Tuesday, January 25, 2005

SS reform is hobbled by a lack of imagination

U.S News & World report head honcho Mort Zuckerman has a piece in his magazine attacking Social Security reform as “A cure worse than the cold.” It’s full of all the expected caveats about transition costs and investment returns, but the shortest paragraph in the article is this throwaway line:

Most important, to the extent that there is a deficit, it could be covered by a variety of modest combinations of tax hikes and benefit cuts--each of them quite manageable.
Note this blithe rhetoric, the wave of the hand: simply raise taxes again and all will be “manageable” which I imagine is true for any government program. Let’s recap some critical facts about the ever-increasing payroll tax courtesy of the Cato Institute:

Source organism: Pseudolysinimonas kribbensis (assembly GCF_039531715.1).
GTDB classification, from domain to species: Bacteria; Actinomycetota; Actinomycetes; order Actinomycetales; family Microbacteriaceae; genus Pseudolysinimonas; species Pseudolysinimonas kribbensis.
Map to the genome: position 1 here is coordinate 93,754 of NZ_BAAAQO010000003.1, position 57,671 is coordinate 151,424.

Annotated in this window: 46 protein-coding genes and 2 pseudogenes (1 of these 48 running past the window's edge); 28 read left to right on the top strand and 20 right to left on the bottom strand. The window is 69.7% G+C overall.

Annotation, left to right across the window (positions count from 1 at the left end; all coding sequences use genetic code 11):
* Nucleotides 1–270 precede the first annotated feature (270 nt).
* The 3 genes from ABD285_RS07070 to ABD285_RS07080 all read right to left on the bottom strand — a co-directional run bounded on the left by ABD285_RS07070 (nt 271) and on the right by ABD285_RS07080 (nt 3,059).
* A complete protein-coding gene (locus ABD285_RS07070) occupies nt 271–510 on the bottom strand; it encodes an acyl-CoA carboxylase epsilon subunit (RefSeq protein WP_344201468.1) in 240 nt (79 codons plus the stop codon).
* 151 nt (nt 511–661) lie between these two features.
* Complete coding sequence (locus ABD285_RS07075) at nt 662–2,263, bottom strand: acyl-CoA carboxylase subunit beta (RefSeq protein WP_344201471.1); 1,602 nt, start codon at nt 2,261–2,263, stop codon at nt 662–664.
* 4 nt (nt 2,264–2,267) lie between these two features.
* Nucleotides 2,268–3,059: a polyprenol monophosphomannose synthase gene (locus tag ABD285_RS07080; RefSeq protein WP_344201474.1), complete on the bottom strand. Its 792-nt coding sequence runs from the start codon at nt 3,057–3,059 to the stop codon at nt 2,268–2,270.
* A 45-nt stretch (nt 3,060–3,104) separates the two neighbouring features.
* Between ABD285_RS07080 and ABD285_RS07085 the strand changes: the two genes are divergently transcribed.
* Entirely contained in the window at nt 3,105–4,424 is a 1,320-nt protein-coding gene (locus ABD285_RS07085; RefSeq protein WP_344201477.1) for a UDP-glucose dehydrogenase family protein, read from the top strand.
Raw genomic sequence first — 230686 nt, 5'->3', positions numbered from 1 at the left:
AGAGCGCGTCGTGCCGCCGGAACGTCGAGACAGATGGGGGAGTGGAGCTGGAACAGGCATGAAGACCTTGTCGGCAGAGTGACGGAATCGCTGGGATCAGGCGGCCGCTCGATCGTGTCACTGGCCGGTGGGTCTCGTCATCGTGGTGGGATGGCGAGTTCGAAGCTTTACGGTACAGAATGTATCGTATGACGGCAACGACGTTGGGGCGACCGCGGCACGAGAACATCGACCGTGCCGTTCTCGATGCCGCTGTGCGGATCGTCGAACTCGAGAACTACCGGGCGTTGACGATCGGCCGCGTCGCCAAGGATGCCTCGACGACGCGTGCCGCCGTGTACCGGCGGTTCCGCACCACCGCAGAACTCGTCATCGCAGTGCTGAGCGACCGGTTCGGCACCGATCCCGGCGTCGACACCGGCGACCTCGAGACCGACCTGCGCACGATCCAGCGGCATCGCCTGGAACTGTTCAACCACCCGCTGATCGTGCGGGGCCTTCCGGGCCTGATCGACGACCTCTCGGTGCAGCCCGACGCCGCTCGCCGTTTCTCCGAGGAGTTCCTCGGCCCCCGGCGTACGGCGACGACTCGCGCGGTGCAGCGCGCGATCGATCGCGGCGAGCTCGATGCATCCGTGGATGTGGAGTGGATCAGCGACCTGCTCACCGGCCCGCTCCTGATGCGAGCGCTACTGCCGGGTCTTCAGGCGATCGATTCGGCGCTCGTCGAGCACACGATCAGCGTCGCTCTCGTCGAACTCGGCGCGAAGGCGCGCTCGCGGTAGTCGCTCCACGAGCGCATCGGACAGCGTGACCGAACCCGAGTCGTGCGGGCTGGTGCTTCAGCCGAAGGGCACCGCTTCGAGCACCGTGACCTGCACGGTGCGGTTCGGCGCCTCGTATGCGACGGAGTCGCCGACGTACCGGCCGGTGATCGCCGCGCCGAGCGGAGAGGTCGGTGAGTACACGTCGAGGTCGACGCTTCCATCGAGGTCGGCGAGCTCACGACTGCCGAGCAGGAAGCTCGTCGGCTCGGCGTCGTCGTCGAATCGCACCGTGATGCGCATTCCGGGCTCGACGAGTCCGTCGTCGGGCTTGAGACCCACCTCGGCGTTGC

- The Social Security payroll tax rate has grown from just 2 percent in 1949 to 12.4 percent today.
- Social Security taxes have been raised more than 40 times since the program began.
- The maximum original Social Security tax was just $60. Today it is $11,000.
- Nearly 80% of Americans pay more in Social Security taxes than they do in federal income tax.
America cannot continue to heap taxes on younger workers; that option is right out.

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